“People will walk through fire for a leader that’s true and human.” – Patrick Lencioni
Punk by its very nature is aggressive and in your face. In its most raw incarnation, it is likely to be too aggressive for most organizations because it can be intimidating. As John Lydon put it, “Nothing in rebellion is about gentle melodies.” But punk doesn’t need to be aggressive if you apply a degree of care and humility. That is why this characteristic tops my list. Let me share two stories that bring this skill to life.
I first met Drew Keith (a very senior member of Spencer Stuart in Europe) in 2011. During our conversation, I told him several of the stories I’ve included in my book: the Pokémon launch, twelve days to build a store, Bono and Product (RED).
The next time I caught up with Drew in November 2016, I knew I would be leaving Microsoft. I had contacted Drew to see if we could meet up, and he offered to meet me for dinner.
I arrived first, and Drew walked in a few moments later. He greeted me quite surprisingly, saying something along the lines of, “I remember all about putting Pikachu on the Nippon Airways plane, the twelve days it took you to build a store, but what have you done since we last met?”
We chatted about what we had both been doing in the intervening years. Drew is always great company. He then said to me, “I thought about you this summer.”
“Why?” I inquired, puzzled.
“Well, I gave the graduation speech at my daughter’s high school. I was going to talk about the particular attributes all the remarkable people I have met over the course of my career as a headhunter seem to share. But as I started to write down names, I was horrified to realize that in the ten years of doing this, I could only remember ten people. Only ten who were so remarkable, who truly distinguished themselves such that I remembered them.”
It turns out (surprisingly) that I was one of those ten. He went on. “I thought about what made these ten people stand out, what differentiated them. I have seen thousands of intelligent, talented, creative, and ambitious people. What set these few apart? What I realized is that those few people had just one special thing in common: humility. Humility was the differentiator.”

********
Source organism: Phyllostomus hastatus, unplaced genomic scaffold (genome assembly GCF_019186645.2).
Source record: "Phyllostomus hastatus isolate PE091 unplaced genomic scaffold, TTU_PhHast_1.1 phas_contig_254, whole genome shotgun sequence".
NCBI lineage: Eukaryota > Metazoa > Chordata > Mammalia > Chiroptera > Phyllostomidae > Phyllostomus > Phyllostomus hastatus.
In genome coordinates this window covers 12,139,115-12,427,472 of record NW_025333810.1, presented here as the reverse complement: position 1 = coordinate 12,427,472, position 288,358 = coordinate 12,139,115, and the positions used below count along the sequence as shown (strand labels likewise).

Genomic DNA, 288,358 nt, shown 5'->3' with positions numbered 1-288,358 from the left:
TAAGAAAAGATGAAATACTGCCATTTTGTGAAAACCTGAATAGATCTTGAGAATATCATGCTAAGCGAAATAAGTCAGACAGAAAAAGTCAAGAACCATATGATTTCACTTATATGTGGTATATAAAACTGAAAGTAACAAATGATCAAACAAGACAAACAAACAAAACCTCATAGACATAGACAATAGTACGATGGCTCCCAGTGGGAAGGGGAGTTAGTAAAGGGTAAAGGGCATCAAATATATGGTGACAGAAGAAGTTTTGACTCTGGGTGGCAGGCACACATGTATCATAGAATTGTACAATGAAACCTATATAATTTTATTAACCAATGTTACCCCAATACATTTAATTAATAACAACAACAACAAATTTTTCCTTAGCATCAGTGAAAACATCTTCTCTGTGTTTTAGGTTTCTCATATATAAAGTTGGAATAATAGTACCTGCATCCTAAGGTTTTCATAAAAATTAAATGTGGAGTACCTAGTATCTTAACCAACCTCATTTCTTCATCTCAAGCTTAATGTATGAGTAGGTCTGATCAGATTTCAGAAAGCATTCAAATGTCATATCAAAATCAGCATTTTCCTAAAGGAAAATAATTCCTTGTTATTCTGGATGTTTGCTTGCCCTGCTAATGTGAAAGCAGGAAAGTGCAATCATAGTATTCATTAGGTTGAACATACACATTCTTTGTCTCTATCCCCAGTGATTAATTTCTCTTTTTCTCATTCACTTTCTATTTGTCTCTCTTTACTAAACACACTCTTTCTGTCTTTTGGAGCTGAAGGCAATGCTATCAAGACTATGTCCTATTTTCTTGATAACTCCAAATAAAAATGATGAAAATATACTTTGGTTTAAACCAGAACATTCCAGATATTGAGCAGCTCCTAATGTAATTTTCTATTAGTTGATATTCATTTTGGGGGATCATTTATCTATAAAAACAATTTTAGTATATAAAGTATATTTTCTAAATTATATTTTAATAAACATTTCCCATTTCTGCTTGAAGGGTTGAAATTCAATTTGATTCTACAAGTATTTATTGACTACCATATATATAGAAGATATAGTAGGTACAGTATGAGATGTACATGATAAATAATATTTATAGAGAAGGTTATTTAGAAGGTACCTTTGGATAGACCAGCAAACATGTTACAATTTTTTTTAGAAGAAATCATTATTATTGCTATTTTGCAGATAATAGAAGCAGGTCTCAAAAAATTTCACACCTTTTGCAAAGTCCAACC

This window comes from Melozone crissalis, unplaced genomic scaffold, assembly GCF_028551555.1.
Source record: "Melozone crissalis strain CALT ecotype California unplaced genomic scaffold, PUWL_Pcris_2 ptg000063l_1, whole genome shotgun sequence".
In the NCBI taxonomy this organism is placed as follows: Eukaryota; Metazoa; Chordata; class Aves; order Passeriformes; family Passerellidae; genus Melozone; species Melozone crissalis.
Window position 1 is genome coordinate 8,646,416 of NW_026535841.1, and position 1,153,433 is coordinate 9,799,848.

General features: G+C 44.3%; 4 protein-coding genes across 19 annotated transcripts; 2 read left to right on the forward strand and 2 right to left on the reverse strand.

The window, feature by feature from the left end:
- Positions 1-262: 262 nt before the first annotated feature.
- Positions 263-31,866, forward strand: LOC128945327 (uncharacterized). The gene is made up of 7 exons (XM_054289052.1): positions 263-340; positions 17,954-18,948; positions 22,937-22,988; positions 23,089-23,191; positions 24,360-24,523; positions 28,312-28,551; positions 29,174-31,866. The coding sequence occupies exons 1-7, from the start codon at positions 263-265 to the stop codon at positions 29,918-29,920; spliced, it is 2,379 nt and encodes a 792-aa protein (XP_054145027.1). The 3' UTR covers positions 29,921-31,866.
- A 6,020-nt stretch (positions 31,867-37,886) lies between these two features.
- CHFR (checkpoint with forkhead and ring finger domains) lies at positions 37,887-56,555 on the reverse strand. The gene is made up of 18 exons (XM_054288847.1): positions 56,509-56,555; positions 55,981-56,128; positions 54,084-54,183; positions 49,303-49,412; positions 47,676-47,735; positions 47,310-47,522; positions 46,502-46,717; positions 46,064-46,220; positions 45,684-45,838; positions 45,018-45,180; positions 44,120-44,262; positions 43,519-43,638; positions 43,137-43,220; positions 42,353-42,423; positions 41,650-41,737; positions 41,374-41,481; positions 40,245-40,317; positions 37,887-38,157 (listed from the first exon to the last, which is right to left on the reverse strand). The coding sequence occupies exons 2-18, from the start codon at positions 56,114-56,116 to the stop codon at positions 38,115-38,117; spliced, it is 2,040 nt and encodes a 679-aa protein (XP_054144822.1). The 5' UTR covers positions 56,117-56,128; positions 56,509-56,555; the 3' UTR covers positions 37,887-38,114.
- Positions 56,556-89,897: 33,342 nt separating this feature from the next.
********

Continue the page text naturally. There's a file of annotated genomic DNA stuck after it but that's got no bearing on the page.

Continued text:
(Instantly, I told him he had a problem as my friends and family would disagree about that characteristic as far as I was concerned, so now he was down to just nine.)
But this is a fascinating insight from one of the most senior recruiters in the world. He must have seen somewhere between five thousand and ten thousand people, and he could only remember ten names. He did keep a list of truly exceptional talent that was a little longer—one hundred seventeen, to be precise—whose names he had written down after they truly impressed him in their interview. He studied his list of just over one hundred people, and he saw four characteristics. He saw intelligence, ambition, luck, and humility. But humility was the x-factor. Drew said to the graduating class, “It is my firm belief that this one ingredient is the most valuable of all. Knowing who you are, remembering where you came from, keeping your ambitions in check, respecting everyone with whom you interact, and knowing that good things will come to you simply by seeking every day in every way to do the right thing—this is how you can distinguish yourselves.”
Those are valuable words from one of the world’s most senior assessors of talent.
A few months earlier, Microsoft had invited Patrick Lencioni (the author of The Five Dysfunctions of a Team) to speak at an internal conference, and he had said the exact same thing. He said, “Humility is the x-factor in great leaders.”